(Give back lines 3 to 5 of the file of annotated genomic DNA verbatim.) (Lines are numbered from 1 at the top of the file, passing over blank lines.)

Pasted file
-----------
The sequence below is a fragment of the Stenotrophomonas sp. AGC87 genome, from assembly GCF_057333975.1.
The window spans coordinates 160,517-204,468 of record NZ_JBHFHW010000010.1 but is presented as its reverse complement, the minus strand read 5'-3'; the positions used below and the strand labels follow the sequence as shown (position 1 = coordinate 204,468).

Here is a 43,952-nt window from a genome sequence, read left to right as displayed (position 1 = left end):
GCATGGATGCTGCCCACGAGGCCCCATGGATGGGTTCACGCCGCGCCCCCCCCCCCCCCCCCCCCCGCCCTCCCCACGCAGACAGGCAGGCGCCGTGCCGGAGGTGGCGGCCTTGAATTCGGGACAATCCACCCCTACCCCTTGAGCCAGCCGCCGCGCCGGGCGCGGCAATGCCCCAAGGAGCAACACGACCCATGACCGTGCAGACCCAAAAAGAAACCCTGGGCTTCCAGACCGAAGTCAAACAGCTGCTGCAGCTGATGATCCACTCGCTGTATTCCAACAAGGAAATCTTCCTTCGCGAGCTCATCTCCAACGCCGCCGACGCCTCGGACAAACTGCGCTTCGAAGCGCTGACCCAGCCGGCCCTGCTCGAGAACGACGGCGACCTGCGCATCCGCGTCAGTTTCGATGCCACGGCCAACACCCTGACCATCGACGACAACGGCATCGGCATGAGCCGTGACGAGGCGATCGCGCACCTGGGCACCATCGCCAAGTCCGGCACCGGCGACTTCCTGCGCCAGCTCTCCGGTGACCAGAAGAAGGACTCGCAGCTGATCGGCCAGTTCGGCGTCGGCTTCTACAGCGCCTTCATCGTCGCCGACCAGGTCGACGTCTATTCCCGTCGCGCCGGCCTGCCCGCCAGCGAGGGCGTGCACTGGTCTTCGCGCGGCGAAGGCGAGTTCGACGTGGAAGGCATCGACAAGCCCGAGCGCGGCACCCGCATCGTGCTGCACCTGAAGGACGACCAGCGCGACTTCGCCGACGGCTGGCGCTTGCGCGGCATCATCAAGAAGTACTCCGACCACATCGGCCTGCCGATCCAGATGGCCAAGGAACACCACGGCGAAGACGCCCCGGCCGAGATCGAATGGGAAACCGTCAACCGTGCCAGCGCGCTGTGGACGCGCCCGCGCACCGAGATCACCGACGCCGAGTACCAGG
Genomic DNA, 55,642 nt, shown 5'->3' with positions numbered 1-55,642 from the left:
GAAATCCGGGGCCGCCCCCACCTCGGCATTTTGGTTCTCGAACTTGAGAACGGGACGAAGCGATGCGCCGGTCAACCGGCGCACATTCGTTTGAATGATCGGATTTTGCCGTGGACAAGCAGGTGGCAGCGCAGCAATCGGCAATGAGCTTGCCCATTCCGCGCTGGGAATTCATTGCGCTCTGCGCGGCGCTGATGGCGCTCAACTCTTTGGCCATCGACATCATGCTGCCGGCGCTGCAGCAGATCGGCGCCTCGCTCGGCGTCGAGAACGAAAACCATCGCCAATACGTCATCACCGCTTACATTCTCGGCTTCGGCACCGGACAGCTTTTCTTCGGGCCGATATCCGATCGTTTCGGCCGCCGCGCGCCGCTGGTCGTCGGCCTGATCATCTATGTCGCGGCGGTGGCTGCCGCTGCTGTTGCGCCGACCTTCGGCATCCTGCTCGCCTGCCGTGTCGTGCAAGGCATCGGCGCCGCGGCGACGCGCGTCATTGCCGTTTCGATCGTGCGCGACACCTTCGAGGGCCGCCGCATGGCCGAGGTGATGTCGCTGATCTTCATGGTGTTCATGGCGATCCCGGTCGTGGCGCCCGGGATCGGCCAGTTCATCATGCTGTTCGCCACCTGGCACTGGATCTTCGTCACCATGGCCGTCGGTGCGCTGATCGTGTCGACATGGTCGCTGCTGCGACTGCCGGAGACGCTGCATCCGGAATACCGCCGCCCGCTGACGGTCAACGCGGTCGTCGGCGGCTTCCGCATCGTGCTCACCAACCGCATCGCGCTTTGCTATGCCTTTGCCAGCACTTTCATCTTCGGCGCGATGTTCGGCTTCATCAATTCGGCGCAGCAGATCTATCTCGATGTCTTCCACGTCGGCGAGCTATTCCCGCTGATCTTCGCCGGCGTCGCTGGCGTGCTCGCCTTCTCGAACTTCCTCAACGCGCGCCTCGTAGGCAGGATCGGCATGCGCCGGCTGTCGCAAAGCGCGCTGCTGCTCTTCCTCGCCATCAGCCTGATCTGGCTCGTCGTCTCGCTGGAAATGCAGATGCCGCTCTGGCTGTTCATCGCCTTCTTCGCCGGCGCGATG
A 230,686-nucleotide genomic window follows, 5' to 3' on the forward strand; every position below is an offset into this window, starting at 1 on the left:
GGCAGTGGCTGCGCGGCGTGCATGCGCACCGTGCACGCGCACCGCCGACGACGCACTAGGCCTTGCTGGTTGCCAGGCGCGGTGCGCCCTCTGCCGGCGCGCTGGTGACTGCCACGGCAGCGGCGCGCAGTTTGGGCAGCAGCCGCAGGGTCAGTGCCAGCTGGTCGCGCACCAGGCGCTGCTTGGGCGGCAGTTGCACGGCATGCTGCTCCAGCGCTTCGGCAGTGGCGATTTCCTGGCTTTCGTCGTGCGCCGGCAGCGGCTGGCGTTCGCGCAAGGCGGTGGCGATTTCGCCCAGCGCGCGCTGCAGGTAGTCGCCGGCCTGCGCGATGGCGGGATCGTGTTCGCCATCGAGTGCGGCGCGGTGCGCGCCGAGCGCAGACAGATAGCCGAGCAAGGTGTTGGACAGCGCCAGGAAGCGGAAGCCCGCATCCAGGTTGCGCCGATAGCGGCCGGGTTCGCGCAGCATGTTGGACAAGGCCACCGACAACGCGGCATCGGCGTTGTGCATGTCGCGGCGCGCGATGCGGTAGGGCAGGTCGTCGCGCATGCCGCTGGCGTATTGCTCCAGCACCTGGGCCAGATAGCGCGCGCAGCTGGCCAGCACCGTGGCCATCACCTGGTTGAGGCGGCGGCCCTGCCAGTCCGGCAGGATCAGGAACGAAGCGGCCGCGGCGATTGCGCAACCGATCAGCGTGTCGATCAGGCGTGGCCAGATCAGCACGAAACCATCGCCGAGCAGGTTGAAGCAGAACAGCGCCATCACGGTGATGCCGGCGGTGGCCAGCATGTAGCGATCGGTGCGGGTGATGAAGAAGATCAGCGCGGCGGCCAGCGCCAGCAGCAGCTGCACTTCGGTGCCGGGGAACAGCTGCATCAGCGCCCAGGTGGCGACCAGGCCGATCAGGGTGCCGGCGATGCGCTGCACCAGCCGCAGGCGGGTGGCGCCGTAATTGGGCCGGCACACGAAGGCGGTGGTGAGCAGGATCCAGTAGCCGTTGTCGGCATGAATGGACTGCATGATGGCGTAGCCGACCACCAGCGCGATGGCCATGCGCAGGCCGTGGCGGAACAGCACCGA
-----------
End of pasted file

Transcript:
Here is a 43,952-nt window from a genome sequence, read left to right as displayed (position 1 = left end):
GCATGGATGCTGCCCACGAGGCCCCATGGATGGGTTCACGCCGCGCCCCCCCCCCCCCCCCCCCCCGCCCTCCCCACGCAGACAGGCAGGCGCCGTGCCGGAGGTGGCGGCCTTGAATTCGGGACAATCCACCCCTACCCCTTGAGCCAGCCGCCGCGCCGGGCGCGGCAATGCCCCAAGGAGCAACACGACCCATGACCGTGCAGACCCAAAAAGAAACCCTGGGCTTCCAGACCGAAGTCAAACAGCTGCTGCAGCTGATGATCCACTCGCTGTATTCCAACAAGGAAATCTTCCTTCGCGAGCTCATCTCCAACGCCGCCGACGCCTCGGACAAACTGCGCTTCGAAGCGCTGACCCAGCCGGCCCTGCTCGAGAACGACGGCGACCTGCGCATCCGCGTCAGTTTCGATGCCACGGCCAACACCCTGACCATCGACGACAACGGCATCGGCATGAGCCGTGACGAGGCGATCGCGCACCTGGGCACCATCGCCAAGTCCGGCACCGGCGACTTCCTGCGCCAGCTCTCCGGTGACCAGAAGAAGGACTCGCAGCTGATCGGCCAGTTCGGCGTCGGCTTCTACAGCGCCTTCATCGTCGCCGACCAGGTCGACGTCTATTCCCGTCGCGCCGGCCTGCCCGCCAGCGAGGGCGTGCACTGGTCTTCGCGCGGCGAAGGCGAGTTCGACGTGGAAGGCATCGACAAGCCCGAGCGCGGCACCCGCATCGTGCTGCACCTGAAGGACGACCAGCGCGACTTCGCCGACGGCTGGCGCTTGCGCGGCATCATCAAGAAGTACTCCGACCACATCGGCCTGCCGATCCAGATGGCCAAGGAACACCACGGCGAAGACGCCCCGGCCGAGATCGAATGGGAAACCGTCAACCGTGCCAGCGCGCTGTGGACGCGCCCGCGCACCGAGATCACCGACGCCGAGTACCAGG
Genomic DNA, 55,642 nt, shown 5'->3' with positions numbered 1-55,642 from the left: